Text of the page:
Is there really a monetary tightening going on in the United States? (1/2)

Despite pockets of weakness and Fed announcements, credit inflation appears to continue unabated.

Yes or no, is there a monetary tightening in the United States? The question arises and is important for the analysis of the situation and future developments.

In a nutshell, here’s my working hypothesis: I wonder if the monetary tightening being sold to us and oversold is really real. Isn’t it cosmetic? Aren’t the authorities gambling – incredibly boldly – to believe that real tightening is not necessary and that we can only play on perceptions and expectations?

In short, I wonder if the authorities are not satisfied with the psychological actions.

Expected inflation and realized inflation

This would be consistent with the current analytical framework of Fed thinking leaders: they no longer have any theory of inflation, neither quantitative nor Keynesian, and, as a last resort, they are turned to a theory of pure psychology: inflation is when inflation expectations take over.

So the real core of the fight against rising prices is, these are, these would be anticipations and perceptions.

It would also be consistent with the constraints regulators face: constraint not to upset the economy and the labor market and constraint not to trigger a disorderly chaos in the stock market.

The only way to fight inflation would then be to fight at the level of one’s imagination and imagination, at the level of magic, trying to preserve the transmission to reality as much as possible. It would be necessary to hurt some parts of the imaginary sphere, without touching the essential.

The perceived wealth is in the realm of the imagination, we are in the world of paper.

The second quarter of 2022 was miserable for the securities markets. There was a sharp decline in perceived wealth, as well as a significant tightening of the apparent conditions of the financial markets. Meanwhile, the quarter was marked by an extraordinary increase in price pressures.

How did these antagonistic forces develop?

Credit continues to gallop

My hypothesis is that the action-show, cosmetic, at the level of the Stock Exchange, has certainly acted as a signal of the fight against inflation, as a marker, but that the action in depth, objective, real, has been reversed. !

Simply put, financial conditions have contracted only at the visible level, the stock market. At the same time, they continued to skid quickly to the underground level, to the level that no one controls, that no one sees: I deserve! The markets, too prominent, have passed the baton to the banks, which are more discreet.

Credit continued to gallop, and they wanted not to damage, not to hurt.

It is true that, due to a sharp slowdown in Treasury debt (from 10.22% to 5.56%), the growth of total non-financial debt (NFS) has slowed down from 8.32% of the first quarter at 6.49%, but, in reverse direction, all other debts were galloping.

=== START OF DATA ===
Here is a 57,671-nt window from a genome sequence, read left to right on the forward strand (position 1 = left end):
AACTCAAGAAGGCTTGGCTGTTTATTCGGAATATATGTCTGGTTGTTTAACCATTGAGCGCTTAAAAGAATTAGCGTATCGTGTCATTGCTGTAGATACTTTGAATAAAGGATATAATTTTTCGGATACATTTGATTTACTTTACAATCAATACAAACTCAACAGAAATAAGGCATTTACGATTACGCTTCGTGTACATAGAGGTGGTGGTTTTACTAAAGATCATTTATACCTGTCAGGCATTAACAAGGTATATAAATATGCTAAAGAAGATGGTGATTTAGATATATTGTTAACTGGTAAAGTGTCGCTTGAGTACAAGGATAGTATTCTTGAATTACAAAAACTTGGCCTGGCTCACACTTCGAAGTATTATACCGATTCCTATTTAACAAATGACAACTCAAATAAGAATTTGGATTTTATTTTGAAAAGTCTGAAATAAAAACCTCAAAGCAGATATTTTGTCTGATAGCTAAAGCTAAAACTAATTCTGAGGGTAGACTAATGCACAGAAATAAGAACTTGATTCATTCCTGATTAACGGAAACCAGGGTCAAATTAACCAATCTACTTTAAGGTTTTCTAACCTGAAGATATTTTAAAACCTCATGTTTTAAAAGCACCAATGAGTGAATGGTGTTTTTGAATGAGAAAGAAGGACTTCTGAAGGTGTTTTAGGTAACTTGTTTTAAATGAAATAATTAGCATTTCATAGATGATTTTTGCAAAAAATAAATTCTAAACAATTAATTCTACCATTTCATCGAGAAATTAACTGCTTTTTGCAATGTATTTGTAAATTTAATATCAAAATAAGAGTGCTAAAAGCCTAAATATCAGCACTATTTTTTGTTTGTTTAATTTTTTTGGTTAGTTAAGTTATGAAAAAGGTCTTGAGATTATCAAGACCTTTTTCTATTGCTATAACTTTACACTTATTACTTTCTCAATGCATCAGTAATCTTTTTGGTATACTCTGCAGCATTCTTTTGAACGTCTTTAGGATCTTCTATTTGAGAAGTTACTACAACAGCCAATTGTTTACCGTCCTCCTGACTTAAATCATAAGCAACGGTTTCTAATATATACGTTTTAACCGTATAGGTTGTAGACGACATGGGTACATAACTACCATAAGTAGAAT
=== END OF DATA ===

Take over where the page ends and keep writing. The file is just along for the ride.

Household mortgage debt growth rate reached 8.78%, the fastest pace since 2006. Consumer credit accelerated to 8.51% in the second quarter. Payables to companies increased by 7.93%. The growth rate of business credit is the fastest since 2007.

In short, despite pockets of weakness, credit inflation continues unabated. Credit policy is anything but oriented towards moderation and austerity.

On a seasonally adjusted and annualized (SAAR) basis, non-financial debt increased at a rate of $ 4.316 billion during the second quarter. It is more than double the annual average of $ 1.846 billion for the decade 2010 to 2019 and nearly 50% higher than the cycle peak of $ 2.899 billion in 2004, which was only surpassed in 2020, with the credit craze. of $ 6.796 billion.

One year of debt in six months

Looking ahead, loan growth averaged $ 363 billion annually over the period 2000 to 2019. Here, bank lending grew at a staggering 17.3% during the second quarter. By mid-2022, loan growth of $ 721 billion has already surpassed the record of $ 685 billion set in 2005.

For years it is the booming stock market that has been the engine of inflation, but in 2022 it is the reinvigorated banking system that takes over. Bank lending increased by an additional $ 555 billion in the quarter, a figure only surpassed by the record high of $ 561 billion in the first quarter of 2020 due to Covid.

Loans and bank credit are once again powerful engines of credit growth.

Fed officials not only know these numbers, they are playing with them! They know they are fueling inflationary conditions, they know they are making them solvent. They know that inflation will not return to 2% as long as credit continues to be distributed so generously. But, in the context of the strategy unveiled in the preamble, above all they do not want credit to moderate, because this is what allows the system not to crumble and to keep itself orderly.

It is this historic credit glut that keeps the pipes from clogging. And it is possible because American banks are in good health; they have recovered their health since 2008.

The authorities were forced for political reasons to do something against inflation, they supported the great rhetoric of rigor at the public level, at the level of the perceived financial conditions of the market, but they encouraged the laxity of financial conditions at the level of the other. segment that of real financial conditions, that of banking!

The speculative dynamics have certainly been broken, but on the other hand the dynamics of the distribution of bank credit have recovered.

To continue in the next article …

[NDLR : Retrouvez toutes les analyses de Bruno Bertez sur son blog en cliquant ici.]

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